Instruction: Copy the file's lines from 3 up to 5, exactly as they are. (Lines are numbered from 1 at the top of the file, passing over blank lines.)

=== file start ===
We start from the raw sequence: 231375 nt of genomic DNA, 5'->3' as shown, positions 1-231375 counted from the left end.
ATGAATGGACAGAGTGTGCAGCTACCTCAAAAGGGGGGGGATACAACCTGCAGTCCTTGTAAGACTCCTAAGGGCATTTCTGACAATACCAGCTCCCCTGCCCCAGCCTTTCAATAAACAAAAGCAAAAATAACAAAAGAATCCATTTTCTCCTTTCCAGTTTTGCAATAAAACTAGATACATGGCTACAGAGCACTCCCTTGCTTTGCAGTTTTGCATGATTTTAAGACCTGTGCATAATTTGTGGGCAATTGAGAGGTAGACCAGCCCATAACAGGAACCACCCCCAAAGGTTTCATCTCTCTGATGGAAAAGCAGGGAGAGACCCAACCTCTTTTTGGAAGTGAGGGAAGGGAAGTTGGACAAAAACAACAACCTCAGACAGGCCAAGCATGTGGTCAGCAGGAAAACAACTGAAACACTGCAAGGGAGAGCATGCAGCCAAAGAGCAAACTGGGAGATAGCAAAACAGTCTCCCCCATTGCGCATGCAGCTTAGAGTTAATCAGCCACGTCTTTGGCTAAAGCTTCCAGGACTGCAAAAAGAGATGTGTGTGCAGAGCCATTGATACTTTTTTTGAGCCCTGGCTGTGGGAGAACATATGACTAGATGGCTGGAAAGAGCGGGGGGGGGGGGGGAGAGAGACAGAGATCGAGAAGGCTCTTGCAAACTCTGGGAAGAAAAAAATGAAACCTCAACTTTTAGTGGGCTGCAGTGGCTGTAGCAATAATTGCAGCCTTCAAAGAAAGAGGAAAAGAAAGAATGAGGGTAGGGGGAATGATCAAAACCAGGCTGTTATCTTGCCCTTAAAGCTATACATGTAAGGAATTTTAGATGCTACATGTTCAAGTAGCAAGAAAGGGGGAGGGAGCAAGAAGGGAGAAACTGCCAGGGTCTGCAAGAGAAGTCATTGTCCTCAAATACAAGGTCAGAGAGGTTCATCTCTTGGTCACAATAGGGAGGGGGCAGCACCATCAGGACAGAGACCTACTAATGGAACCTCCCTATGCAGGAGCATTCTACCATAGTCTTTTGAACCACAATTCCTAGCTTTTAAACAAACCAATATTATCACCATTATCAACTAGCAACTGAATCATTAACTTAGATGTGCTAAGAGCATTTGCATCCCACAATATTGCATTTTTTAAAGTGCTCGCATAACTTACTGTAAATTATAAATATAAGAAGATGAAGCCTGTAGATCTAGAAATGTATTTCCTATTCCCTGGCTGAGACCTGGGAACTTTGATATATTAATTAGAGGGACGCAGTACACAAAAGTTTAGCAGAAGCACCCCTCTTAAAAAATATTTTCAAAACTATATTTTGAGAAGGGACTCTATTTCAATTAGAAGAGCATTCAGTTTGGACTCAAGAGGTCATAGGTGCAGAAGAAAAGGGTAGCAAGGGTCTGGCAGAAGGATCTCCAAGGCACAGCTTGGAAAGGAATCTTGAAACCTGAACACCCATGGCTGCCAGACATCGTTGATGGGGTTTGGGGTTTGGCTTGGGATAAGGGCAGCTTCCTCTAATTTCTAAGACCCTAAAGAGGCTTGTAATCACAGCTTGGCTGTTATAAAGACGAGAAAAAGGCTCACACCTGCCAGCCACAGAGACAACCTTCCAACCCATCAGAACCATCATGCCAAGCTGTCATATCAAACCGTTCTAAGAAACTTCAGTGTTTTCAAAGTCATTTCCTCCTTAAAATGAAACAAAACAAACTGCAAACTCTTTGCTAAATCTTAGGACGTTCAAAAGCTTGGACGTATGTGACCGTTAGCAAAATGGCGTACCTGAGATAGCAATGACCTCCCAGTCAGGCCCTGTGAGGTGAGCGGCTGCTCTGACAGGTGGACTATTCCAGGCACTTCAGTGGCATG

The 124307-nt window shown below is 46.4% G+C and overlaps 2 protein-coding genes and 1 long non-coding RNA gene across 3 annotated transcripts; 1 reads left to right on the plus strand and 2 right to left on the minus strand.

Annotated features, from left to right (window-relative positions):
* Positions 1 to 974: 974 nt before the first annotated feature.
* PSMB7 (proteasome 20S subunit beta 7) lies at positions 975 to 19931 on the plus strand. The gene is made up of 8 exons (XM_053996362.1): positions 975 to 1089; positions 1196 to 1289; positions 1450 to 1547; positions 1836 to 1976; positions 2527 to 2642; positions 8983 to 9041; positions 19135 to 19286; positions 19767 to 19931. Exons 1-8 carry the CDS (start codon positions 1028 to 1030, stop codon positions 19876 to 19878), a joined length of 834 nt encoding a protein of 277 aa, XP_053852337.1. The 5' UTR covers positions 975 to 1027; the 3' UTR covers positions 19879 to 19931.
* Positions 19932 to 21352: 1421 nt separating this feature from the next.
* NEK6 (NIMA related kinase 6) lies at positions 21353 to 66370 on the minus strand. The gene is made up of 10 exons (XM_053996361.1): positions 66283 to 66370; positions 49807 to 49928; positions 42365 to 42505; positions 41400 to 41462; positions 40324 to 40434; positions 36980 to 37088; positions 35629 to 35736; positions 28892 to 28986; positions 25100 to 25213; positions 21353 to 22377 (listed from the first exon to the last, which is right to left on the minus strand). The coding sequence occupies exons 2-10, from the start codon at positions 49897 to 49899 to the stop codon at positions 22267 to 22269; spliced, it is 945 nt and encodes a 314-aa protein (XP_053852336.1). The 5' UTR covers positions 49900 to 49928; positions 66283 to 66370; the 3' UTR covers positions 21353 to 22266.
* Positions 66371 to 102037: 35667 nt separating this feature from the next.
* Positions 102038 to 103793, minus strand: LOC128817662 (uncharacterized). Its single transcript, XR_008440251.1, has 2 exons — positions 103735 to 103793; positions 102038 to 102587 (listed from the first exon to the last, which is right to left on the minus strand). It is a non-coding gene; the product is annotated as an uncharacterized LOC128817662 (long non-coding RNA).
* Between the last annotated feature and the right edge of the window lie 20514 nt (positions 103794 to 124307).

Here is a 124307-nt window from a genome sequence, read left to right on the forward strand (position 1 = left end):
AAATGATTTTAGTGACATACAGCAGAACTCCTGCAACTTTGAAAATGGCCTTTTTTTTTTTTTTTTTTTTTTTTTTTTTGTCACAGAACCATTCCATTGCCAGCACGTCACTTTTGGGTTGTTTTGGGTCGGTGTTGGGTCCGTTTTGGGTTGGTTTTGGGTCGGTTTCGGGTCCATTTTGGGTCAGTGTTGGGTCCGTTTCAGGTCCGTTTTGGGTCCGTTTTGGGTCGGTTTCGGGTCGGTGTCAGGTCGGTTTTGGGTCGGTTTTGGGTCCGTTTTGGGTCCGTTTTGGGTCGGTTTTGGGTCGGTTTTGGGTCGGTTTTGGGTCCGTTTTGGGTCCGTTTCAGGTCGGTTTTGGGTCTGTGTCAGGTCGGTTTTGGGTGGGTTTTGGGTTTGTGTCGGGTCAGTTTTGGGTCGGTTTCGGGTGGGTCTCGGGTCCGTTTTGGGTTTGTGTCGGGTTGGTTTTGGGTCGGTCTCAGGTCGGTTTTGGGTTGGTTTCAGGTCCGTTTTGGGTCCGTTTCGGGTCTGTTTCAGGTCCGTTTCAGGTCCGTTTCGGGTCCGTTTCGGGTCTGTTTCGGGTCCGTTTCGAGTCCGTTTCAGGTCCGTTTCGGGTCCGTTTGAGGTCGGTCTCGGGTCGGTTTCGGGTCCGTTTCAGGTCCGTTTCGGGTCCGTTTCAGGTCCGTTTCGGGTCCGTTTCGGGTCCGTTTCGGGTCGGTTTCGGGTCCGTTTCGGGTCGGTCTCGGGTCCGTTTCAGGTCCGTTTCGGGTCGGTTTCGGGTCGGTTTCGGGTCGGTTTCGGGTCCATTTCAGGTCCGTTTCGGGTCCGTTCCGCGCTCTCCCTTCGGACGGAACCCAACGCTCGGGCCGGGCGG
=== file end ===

The 124307-nt window shown below is 46.4% G+C and overlaps 2 protein-coding genes and 1 long non-coding RNA gene across 3 annotated transcripts; 1 reads left to right on the plus strand and 2 right to left on the minus strand.

Annotated features, from left to right (window-relative positions):
* Positions 1 to 974: 974 nt before the first annotated feature.